Board games making a comeback – some new, some old but all very entertaining
GROWING up, everyone in my family received a board game for Christmas. We’d spend the lazy days that followed jumping in and out of mysterious worlds, word puzzles and intricate versions of charades. But, as we grew up, the fading stacks of cardboard began collecting dust and Netflix took over as our new post-holiday ritual. That was, until a few years ago.
Inspired by an excuse to indulge in spiced rum cocktails and bored with our streaming queue, my siblings and I invited out-of-town cousins over to our parents’ house, broke out some of the old standbys, and started a new holiday tradition that resulted in us adding a few games to our adult Christmas lists. Apparently, we’re not alone. Matthew Hudak, toys and games analyst with Euromonitor International, agrees, citing a recent market report that sales of games and puzzles grew by 15% in 2016. “It’s massive. There were more than 5 000 new board games introduced to the US market last year.”
There’s plenty of speculation about who or what is driving the boom – video games, the internet, millennials preferring to socialise at home – but Barry BJ Rozas, a lawyer from Louisiana who moonlights as a board game reviewer, says it comes down to one thing: “Today’s games are better.”
Rozas, a veteran gamer who created the blog Board Game Gumbo to share his passion for hobby games, credits creative game designers with getting people excited about board games again. Some of his favourites for beginners include Ticket to Ride, Carcassonne and Pandemic.
“Very few people ask me for Candy Land anymore,” says Kathleen Donahue, owner of popular game shop Labyrinth in Washington DC. “People come in and say, ‘I’ve been playing Pandemic lately and I love it. Do you have any other recommendations?’
“Games give a framework to interact with people in an easy manner,” Donahue says. “The rules have already been set up, so you can be in a social situation and relate to people on a non-superficial level without being too serious.”
And that is something entertaining experts have been preaching for a long time.
“We have a library of gamerelated books, including six or seven that are from the ’30s and ’40s, on how to throw a party,” says Kyle Engen, founder and steward of operations at the Interactive Museum of Gaming and Puzzlery of his collection.
“They have instructions for social ‘games,’ such as everyone putting each other’s coat away or having everyone sit back-to-back and say something about themselves.”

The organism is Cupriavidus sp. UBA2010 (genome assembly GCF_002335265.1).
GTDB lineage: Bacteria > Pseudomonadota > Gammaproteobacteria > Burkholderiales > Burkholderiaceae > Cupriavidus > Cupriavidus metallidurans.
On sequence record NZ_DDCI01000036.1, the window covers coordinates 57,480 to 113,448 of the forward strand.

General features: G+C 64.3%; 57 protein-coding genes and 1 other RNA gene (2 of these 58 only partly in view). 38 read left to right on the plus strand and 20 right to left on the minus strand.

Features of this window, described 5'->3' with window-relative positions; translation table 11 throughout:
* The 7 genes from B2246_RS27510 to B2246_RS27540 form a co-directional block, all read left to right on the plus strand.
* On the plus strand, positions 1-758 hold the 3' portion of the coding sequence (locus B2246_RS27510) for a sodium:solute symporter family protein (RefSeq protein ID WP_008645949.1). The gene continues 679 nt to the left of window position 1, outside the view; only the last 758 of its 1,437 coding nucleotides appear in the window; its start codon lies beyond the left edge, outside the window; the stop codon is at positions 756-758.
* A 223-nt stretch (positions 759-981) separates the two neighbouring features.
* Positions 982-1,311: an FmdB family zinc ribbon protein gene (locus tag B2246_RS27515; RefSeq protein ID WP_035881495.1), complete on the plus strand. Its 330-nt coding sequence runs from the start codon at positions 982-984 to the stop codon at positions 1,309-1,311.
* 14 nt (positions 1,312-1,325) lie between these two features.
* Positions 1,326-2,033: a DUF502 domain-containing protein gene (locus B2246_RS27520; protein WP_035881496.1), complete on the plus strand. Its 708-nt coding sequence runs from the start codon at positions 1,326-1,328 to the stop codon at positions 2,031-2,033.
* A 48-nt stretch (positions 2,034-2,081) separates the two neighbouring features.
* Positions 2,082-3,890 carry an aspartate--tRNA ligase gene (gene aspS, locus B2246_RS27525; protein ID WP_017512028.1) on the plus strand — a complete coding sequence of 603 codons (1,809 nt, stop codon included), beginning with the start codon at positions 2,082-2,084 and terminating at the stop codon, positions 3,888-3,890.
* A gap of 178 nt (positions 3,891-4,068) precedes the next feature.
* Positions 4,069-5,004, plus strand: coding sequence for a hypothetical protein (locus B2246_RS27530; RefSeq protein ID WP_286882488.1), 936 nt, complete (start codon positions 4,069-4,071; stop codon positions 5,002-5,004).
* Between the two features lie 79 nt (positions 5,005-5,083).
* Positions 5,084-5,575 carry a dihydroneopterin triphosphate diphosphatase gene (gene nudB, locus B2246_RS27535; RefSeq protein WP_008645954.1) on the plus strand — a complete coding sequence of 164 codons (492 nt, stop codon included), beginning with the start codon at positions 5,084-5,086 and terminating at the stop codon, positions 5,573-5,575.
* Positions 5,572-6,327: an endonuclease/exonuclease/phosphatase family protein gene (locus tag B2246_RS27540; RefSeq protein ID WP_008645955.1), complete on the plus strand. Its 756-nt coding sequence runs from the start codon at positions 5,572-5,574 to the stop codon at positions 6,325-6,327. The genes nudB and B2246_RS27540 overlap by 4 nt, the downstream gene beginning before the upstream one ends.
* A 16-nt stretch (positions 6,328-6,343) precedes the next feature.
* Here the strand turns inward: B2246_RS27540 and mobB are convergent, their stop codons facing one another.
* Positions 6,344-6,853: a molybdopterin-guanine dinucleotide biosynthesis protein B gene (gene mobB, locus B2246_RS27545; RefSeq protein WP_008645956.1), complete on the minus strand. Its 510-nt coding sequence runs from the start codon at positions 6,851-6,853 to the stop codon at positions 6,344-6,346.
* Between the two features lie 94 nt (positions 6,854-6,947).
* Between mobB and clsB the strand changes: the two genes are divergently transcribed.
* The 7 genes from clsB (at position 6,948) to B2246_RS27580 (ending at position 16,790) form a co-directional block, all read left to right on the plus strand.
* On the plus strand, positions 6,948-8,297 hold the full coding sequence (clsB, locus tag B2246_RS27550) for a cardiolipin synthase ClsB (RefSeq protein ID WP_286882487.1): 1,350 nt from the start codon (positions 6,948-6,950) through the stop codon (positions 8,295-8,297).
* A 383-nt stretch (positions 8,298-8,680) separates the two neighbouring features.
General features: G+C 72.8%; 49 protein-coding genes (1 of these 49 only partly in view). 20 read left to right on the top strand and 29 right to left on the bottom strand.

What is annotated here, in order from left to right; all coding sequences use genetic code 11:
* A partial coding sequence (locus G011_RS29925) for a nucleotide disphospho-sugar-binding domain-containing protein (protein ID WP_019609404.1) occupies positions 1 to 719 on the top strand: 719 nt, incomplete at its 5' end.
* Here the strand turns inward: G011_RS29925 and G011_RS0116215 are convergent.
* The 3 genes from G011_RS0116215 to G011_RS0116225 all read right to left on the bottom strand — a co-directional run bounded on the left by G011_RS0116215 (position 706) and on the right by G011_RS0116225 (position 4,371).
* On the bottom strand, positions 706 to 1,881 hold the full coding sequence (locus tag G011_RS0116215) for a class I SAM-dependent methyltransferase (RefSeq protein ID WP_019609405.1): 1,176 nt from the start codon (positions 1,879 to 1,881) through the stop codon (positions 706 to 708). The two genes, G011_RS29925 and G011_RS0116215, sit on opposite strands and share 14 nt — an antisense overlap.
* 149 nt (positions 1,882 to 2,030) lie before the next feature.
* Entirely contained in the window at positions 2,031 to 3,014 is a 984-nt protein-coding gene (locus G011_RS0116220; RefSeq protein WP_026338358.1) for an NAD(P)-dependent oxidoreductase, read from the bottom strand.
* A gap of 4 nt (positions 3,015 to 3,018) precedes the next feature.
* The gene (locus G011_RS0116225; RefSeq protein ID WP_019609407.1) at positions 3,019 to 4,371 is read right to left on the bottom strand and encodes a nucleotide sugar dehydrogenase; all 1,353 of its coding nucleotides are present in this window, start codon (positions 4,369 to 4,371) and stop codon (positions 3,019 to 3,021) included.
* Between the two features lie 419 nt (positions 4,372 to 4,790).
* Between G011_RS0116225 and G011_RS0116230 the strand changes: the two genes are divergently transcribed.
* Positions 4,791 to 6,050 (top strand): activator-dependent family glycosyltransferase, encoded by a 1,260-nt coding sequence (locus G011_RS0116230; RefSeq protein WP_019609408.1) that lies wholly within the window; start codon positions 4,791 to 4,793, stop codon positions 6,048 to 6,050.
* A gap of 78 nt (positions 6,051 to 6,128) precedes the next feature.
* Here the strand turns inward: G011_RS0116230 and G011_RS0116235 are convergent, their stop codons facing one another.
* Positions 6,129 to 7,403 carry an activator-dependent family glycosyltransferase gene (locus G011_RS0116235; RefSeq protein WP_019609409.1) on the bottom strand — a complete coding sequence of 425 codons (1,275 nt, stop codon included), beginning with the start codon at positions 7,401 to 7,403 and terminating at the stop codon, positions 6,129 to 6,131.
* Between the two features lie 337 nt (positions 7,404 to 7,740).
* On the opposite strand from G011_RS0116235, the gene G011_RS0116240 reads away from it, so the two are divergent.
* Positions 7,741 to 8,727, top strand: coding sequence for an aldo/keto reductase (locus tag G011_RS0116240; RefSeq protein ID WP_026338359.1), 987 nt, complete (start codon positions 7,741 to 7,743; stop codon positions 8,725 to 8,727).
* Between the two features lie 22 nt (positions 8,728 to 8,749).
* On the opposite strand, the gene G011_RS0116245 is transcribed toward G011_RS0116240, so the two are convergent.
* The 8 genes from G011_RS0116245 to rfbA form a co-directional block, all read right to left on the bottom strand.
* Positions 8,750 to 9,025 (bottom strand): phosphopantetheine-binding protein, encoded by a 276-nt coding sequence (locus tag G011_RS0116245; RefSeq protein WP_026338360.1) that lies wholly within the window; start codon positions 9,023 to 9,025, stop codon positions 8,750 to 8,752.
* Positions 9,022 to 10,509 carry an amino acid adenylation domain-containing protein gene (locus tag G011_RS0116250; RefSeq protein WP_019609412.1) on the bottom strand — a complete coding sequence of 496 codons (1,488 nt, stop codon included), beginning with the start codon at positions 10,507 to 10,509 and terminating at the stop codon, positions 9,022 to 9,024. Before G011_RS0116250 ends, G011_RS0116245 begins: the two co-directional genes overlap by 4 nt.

Although old-school ice breakers may feel a little awkward, a board game can still be the perfect thing to bring everyone together in a fun way– especially when you’re inviting friends from different circles or co-workers, says Amanda Saiontz Gluck, creator of the blog Fashionable Hostess.
Gluck recommends setting the stage for your game night in the family room with a laidback atmosphere around comfy couches. Her number one tip? Bring everything you need for the party to the coffee table and have everything accessible, so people aren’t disengaging to go to the kitchen or to the bar.
During winter, Gluck loves having extra pillows and throw blankets ready, especially ones with warm textures. Alternatively, she says, you can also incorporate a board game or two alongside a cozy drink display at the end of a more formal dinner party.
“If you or your guests haven’t opened a game box since middle school, there are a few common pitfalls to avoid,” Rozas says.
“Have a set time,” he says. “I remember the first time I planned a game night, some of the participants were worried. They pictured the old Dungeons & Dragons days when we played for 12 hours.
“Don’t overwhelm people with a giant stack of games you don’t know the rules to,” he adds. “Pick a couple and learn the rules ahead of game night. There are plenty of YouTube videos and tutorials on Punchboard Media.”
And, who knows: Once you get going, you might just make it a regular occurrence.
“Every Thursday night, I play games and it’s a time I don’t have to think or worry about anything,” Donahue says. “Once people start that, they don’t want to give it up.”
Looking to spice up your game night? Try one of these expert picks:
“It’s a modern-day, really cool, artsy Jenga. It’s easy for people to jump in and out.”
New gamers. – Kathleen Donahue, Labyrinth.
“It’s a co-operative storybased game where you act as CDC workers.”
New gamers. – Kathleen Donahue.
A tough crowd. It’s one of the most popular games in the country. – Kathleen Donahue.
“One person knows a secret word, and they’re trying to get everyone to guess the word. The werewolf is trying to get people not to guess it.”Best for: Good friends. “Anyone who enjoys the party game Mafia. There’s a lot of communication and a lot of laughs.” – BJ Rozas, Board Game Gumbo
“It’s a good bonding game. You’re put in a strange scenario.”
People who are getting to know one another. – Kyle Engen, Interactive Museum of Gaming and Puzzlery.
“It’s a co-operative game, so everyone is working to win together. You work as firefighters out in the wilderness. Everybody has a unique role and works together to beat back fires.”
Mixed age groups, noncompetitive crowds. – BJ Rozas, Board Game Gumbo.
“Clue was invented as a pastime during the blackout in the Second World War. Now Kill Doctor Lucky is a game in which we’re all invited back to the house, but we can’t have anyone else see us. It’s a game that happens before the game of Clue. What if we’re the ones who do the murder?”
Best for: Nostalgic gamers, “if you’re okay with the moral ambiguity.” – Kyle Engen, Interactive Museum of Gaming and Puzzlery. – Washington Post
Board games are a great way to bond with your friends.